A strong sense of place

Editor's note: Mike Taylor is director, public relations, Fairmont Hotels & Resorts, Toronto.

The ability to identify a market trend, particularly during the formative stages, is a unique art. Indeed, trend forecasting requires a degree of instinct, creativity and anticipation remindful of an artist. Identifying the consumer motivations and emotions that drive those trends, however, is a science.

Fairmont Hotels & Resorts, a global hotel company that operates more than 70 hotels worldwide, including landmarks like The Savoy in London and The Plaza in New York City, noticed significant shifts in consumer demand and guest perceptions of what constitutes a luxurious travel experience. For today’s affluent travelers, the company found, emotional fulfillment, experience over commodity, cultural immersion and historical connection all play significant roles in the decision-making process.

In 2015, 38,000 self-described “history lovers” stayed at more than one of Fairmont’s historic properties. In anecdotal research, guests of Fairmont were increasingly remarking on their sense of connection with the location, history and “sense of place” of the hotels in which they were staying. Fairmont concurrently observed an undeniable increase in the prevalence of guests sharing their experiences at Fairmont properties, particularly through the use of social media while on-site at the hotels.

To explore the motivations behind these and future global trends in luxury travel, Fairmont developed its Luxury Insights report series – communication pieces that leverage a combination of sourced external research, newly commissioned research and industry-validated findings.

For its inaugural Luxury Insights report, Stewardship of Iconic and Historic Buildings, Fairmont drew on findings from a brand-first ethnographic study conducted by research firm Weinman Schnee Morais Inc., data from researcher YouGov and other sources.

The icons of tomorrow

As a leader in the restoration and stewardship of historic properties, along with the development of new hotels designed to become the icons of tomorrow, Fairmont has a vested interest in the role of architecture, property development and thoughtful preservation and restoration as emotional drivers that influence consumers’ purchasing decisions.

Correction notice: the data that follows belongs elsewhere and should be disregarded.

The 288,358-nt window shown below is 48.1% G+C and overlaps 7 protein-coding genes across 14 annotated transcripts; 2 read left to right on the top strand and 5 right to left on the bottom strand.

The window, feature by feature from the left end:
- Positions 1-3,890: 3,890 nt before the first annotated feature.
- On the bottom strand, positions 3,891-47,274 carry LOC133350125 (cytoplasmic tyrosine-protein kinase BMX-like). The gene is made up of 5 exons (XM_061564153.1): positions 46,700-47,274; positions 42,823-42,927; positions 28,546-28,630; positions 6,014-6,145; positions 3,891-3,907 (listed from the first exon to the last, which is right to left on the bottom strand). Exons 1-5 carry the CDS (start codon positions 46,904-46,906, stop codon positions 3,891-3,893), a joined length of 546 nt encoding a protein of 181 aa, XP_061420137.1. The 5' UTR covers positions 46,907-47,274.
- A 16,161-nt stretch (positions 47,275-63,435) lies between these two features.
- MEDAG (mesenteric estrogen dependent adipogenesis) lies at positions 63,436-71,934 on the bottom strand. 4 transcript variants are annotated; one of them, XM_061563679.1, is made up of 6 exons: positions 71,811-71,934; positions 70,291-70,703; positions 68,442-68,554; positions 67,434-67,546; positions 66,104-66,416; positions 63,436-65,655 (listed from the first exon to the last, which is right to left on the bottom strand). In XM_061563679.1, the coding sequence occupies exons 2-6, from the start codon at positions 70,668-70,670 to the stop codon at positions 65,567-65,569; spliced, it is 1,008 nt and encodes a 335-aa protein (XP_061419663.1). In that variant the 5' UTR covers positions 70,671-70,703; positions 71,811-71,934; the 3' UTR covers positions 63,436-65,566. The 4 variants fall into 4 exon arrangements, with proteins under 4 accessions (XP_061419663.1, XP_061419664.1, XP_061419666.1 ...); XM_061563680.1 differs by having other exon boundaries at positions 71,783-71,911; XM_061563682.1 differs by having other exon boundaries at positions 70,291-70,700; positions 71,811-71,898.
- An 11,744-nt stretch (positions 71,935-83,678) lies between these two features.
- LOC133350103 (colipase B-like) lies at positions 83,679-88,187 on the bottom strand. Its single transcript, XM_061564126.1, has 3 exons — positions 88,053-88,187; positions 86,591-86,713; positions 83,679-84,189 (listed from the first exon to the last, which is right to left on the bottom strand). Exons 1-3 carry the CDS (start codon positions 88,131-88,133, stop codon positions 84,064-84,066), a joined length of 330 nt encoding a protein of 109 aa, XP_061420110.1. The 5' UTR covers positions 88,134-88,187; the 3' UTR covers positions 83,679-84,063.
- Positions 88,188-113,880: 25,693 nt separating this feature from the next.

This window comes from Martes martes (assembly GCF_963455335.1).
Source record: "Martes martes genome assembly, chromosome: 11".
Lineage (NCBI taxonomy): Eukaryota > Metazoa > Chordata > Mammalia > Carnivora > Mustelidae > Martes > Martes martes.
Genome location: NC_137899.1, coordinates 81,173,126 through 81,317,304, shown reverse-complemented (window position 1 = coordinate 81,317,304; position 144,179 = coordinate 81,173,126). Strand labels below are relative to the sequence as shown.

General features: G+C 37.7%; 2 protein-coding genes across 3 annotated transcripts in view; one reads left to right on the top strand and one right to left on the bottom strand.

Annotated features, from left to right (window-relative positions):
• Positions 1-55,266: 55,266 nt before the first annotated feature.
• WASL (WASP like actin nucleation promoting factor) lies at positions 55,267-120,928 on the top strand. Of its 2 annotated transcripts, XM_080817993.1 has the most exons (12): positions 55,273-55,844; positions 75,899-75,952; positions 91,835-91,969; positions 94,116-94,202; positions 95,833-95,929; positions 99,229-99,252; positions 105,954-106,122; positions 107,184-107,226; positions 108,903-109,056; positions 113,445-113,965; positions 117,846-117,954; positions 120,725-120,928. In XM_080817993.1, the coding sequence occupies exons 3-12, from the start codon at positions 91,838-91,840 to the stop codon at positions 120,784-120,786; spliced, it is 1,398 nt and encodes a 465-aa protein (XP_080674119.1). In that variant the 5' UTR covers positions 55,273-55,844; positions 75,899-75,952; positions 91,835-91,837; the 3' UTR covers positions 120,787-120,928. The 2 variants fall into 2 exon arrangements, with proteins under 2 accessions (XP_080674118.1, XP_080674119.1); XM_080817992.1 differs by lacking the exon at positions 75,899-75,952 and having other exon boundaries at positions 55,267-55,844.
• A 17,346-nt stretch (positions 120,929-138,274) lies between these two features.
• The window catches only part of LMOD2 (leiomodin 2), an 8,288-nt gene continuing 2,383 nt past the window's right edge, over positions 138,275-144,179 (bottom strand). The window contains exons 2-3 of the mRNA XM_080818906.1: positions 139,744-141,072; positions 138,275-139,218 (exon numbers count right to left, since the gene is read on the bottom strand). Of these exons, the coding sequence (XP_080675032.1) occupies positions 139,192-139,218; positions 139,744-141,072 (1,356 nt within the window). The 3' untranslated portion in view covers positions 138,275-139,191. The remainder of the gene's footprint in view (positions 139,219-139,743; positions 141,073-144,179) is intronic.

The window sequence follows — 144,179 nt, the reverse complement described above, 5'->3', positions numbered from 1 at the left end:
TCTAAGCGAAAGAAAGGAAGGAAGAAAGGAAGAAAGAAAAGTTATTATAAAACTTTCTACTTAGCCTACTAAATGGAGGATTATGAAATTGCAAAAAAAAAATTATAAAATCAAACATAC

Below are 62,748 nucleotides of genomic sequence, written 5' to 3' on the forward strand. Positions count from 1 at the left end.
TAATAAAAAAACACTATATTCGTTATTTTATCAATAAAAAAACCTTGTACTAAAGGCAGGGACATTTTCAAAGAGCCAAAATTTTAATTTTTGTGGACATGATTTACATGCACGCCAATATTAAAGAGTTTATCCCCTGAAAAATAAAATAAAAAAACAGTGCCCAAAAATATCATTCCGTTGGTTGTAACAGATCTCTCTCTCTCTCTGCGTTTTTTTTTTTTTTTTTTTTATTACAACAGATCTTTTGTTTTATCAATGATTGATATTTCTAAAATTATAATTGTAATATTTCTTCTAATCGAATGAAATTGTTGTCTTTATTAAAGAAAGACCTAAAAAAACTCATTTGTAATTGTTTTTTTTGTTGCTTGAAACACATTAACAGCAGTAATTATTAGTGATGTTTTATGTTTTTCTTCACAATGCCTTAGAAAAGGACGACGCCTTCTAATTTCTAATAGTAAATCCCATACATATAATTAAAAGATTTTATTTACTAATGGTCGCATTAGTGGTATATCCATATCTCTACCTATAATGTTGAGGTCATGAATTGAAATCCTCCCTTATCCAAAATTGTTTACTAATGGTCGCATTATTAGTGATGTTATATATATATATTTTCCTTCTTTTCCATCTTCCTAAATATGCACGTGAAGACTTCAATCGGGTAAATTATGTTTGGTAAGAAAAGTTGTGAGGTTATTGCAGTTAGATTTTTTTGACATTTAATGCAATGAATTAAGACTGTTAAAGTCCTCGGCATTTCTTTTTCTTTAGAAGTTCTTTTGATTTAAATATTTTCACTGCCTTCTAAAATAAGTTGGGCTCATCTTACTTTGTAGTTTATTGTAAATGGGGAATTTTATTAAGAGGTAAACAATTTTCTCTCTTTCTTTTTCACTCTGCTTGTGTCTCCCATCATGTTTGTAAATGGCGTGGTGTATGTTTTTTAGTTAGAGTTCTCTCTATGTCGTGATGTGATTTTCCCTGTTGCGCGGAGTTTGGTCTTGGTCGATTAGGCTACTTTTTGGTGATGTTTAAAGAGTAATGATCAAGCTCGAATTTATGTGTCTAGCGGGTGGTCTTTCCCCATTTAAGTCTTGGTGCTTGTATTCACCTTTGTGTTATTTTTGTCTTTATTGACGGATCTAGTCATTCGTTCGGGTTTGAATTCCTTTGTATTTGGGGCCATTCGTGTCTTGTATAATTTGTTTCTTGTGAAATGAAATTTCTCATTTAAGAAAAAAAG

Stewardship of Iconic and Historic Buildings focuses on the exploration and understanding of consumer motivations in selecting historical or classical properties for leisure travel. The findings on this subject are useful not only to Fairmont but to the wider community – for example, interested travelers, developers looking for a brand to manage a building or city leaders wanting to understand the significance of properties within their jurisdictions.

The report draws from external research on current travel trends and extensive feedback from Fairmont guests worldwide. The guest feedback was generated using a combination of insights gathered from 6,559 Fairmont guests in 2015 and 12,736 Fairmont guests in 2014, as well as an in-depth, ethnographic research study comprised of a smaller group of guests in 2015.

The larger group of survey respondents consisted of guests who have been patrons at Fairmont properties, including Fairmont Le Château Frontenac, Shanghai’s Fairmont Peace Hotel, Fairmont Baku, The Savoy and The Plaza. Guests who participated in the ethnographic research study were frequent guests of multiple Fairmont properties.

Fairmont’s ethnographic research leveraged purposeful sampling, a common practice among this type of study and an approach supported by evaluation consultant and sociologist Michael Quinn Patton, author of Qualitative Research & Evaluation Methods. Six mobile ethnographies (communicating on-site and via telephone) allowed respondents to be “in the moment” and expressive of their emotional reactions during stays at the Fairmont Palliser, Fairmont Le Château Frontenac, Fairmont Royal York, Fairmont Hotel Vancouver and The Plaza. Two off-site telephone interviews were also conducted, while two in-person micro-ethnographies took place at The Plaza.

Key themes emerged

From this research, a few key themes emerged that highlighted both Fairmont’s legacy of stewardship and the appeal of vacationing in a historic destination or property. These themes formed the basis of the first volume of the Luxury Insights Report.

Emotional connection to a travel destination. Fairmont’s research indicates the vital importance of emotional fulfillment when it comes to the choice of travel accommodations. The desire for emotional connection at the traveler’s destination acts as fuel for the other trends mentioned within the Luxury Insights Report: the new definition of luxury; the drive to seek place identity and the motivation for cultural immersion.

Through its research, Fairmont has defined the overall character of its guests as Social Architects – travelers who seek luxury through relationships rather than objects and believe that “experience defines excellence.” A separate study indicated that more than 75 percent of five-star travelers feel that “capturing the local culture of the destination” and “having a beautiful hotel” are extremely/very important for leisure trips.

Extrapolating from the data, one might conclude that the desire for emotional connection is a natural outcome in the evolution of global travel. Logical, prescriptive, often defensive travel tactics have been replaced with adventurous pursuits, personal concierges and iPhones. Today’s intrepid travelers follow their hearts and are impressed by experiences that appeal to their imaginations and desires. This is particularly true among an affluent population with a high prevalence of travel for both business and leisure.